The last straw, according to Eaves’ source, came last season, when the New York Knicks offered Carmelo Anthony and Sasha Vujacic to the Clippers in exchange for Jamal Crawford, Paul Pierce, and Rivers. Doc Rivers declined the trade, leading to Paul’s perception that the coach and GM was putting his son ahead of improving the team, with one executive stating that the event means Paul “despises” Doc.
Interestingly, former Clipper Glen Davis spoke of this sort of resentment recently, which led to Austin Rivers ripping him publicly. This is now the second time we’ve heard that there is something to it, and it ultimately may have cost the Clippers one of their superstars.
What’s notable is Austin Rivers did have something positive to say about CP3:
Dam….cp3 really dipped, was looking forward to lining up with u next year. Learned a lot from u tho bro. One of the best basketball minds
It’s safe to say Glen “Big Baby” Davis and the Rivers family are not going to be sitting down to a nice dinner together anytime soon.
Davis spent most of his eight-year NBA career playing under Doc Rivers, but they ended up parting ways on bad terms when the big fella left the Los Angeles Clippers. Rivers’ son Austin, who was teammates with Davis in L.A., said things between Davis and his father went south because Big Baby was “constantly out of shape,” late for work and didn’t remember plays.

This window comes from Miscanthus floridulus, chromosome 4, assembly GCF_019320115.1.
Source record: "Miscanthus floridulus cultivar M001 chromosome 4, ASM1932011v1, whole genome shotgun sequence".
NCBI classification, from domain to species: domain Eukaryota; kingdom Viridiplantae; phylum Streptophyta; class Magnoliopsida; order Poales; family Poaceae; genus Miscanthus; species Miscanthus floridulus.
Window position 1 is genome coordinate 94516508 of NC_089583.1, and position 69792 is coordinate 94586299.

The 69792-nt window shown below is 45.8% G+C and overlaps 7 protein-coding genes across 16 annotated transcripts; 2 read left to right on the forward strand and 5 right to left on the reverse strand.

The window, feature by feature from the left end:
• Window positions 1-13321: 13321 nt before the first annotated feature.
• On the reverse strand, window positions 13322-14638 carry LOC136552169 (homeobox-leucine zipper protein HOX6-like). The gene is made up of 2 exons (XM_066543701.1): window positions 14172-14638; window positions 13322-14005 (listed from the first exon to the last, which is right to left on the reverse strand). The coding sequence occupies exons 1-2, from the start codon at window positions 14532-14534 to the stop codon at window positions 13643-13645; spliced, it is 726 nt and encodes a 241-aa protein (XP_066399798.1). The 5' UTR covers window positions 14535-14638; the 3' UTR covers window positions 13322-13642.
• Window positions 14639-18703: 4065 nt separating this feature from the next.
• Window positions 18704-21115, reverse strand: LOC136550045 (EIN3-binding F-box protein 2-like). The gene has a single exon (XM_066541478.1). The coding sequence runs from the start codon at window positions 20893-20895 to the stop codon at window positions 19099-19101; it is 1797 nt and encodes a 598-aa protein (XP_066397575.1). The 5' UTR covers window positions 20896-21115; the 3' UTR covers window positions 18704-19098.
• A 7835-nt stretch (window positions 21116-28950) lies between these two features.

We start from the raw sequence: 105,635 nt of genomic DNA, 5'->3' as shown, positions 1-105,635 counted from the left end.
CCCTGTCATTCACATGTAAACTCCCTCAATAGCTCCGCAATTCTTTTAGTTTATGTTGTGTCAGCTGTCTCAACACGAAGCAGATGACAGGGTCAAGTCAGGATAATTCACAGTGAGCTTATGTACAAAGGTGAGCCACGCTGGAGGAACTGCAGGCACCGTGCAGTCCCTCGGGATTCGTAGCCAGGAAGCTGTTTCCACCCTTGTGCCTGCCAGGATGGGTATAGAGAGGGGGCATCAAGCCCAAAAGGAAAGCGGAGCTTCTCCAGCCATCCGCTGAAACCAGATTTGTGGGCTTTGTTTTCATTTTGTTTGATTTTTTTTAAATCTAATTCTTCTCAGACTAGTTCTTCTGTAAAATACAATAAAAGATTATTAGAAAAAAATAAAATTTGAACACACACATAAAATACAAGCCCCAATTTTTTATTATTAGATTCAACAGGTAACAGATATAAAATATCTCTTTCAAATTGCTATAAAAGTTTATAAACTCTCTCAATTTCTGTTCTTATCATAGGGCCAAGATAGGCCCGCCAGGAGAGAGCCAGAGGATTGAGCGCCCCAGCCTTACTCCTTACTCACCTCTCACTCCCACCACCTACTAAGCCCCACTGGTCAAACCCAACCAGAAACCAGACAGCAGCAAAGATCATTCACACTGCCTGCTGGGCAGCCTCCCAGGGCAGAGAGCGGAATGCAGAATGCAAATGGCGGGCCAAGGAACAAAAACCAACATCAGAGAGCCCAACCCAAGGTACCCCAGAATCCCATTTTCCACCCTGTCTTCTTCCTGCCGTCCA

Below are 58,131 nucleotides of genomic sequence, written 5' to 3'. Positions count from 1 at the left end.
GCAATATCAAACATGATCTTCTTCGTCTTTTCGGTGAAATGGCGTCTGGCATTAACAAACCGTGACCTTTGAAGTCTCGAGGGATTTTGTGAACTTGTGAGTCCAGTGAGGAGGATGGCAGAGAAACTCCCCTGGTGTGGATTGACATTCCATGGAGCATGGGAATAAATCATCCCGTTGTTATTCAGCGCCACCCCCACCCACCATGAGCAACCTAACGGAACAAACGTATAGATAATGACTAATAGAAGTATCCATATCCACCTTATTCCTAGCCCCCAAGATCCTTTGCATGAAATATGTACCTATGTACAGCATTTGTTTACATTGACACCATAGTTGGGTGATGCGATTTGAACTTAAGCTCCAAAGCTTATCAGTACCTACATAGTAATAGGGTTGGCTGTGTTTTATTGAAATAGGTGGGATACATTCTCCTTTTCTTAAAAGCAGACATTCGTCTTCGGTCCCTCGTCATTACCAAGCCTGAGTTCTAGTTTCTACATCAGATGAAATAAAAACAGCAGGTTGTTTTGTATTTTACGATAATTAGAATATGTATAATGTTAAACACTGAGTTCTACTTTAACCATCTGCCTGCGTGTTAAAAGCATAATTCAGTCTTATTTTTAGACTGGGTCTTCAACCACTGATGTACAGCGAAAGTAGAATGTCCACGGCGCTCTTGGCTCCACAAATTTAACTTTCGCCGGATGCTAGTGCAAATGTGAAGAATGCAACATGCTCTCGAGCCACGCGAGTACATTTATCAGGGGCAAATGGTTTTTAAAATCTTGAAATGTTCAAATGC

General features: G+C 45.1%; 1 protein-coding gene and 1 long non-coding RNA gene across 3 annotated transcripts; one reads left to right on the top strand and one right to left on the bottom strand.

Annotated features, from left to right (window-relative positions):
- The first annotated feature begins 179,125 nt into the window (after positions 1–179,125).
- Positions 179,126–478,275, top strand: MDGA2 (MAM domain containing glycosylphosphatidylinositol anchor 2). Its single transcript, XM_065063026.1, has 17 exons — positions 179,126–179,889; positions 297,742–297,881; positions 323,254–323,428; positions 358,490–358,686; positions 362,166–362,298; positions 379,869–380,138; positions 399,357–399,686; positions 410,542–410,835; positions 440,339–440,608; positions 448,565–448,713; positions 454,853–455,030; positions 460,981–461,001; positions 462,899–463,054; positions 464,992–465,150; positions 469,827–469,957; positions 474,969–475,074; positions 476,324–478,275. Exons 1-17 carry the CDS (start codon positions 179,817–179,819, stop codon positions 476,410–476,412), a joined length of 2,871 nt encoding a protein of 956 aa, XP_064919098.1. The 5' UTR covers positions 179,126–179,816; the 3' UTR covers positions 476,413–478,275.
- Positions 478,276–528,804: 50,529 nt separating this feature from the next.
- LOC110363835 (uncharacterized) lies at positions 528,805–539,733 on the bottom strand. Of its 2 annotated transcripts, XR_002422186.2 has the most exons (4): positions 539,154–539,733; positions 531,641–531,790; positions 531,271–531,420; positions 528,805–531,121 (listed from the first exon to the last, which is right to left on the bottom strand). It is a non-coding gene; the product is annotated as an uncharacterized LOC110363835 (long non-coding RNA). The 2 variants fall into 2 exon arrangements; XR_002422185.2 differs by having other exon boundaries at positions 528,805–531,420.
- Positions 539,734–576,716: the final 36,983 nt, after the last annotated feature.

Here’s what Davis thinks about that:
Glen "Big Baby" Davis responds to Austin Rivers's claim that he didn't remember plays and was constantly out of shape in IG rant pic.twitter.com/EEtuzAQB3x
Austin Rivers is letting his former LA Clippers teammate have it.
In an appearance on FOX Sports 1’s “Undisputed” on Wednesday, Rivers was asked about ex-teammate Glen “Big Baby” Davis’ feud with his father, Clippers head coach Doc Rivers, and Davis’ recent comments that the Rivers father-son dynamic had caused resentment in the Clippers locker room.
“That’s a bunch of BS,” said the younger Rivers. “That’s just Baby talking … I’ve heard Baby say to me multiple times, ‘Oh man, you know why Doc is so good, Doc is so great.’ And then now he’s saying bad things about him. It’s a huge contradiction. And I don’t have a problem with Baby, me and Baby have always been cool, but it makes no sense to what he’s doing.